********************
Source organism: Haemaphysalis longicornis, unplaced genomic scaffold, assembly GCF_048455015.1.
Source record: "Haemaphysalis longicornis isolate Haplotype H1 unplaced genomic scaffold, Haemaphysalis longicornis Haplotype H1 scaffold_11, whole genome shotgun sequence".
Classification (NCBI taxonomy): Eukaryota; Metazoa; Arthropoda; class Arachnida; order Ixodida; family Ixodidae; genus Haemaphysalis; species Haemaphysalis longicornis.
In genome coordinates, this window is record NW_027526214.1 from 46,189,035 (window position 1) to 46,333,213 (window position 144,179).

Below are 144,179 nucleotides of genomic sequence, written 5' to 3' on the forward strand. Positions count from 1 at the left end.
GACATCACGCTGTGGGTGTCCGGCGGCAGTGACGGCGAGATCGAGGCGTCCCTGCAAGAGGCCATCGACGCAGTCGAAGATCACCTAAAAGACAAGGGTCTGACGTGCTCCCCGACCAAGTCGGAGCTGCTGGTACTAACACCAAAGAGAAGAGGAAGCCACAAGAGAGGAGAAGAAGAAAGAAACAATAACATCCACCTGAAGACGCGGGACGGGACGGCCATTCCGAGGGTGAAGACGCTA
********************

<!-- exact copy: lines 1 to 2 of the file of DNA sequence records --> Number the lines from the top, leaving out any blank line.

Source organism: Haemaphysalis longicornis, unplaced genomic scaffold, assembly GCF_048455015.1.
Source record: "Haemaphysalis longicornis isolate Haplotype H1 unplaced genomic scaffold, Haemaphysalis longicornis Haplotype H1 scaffold_11, whole genome shotgun sequence".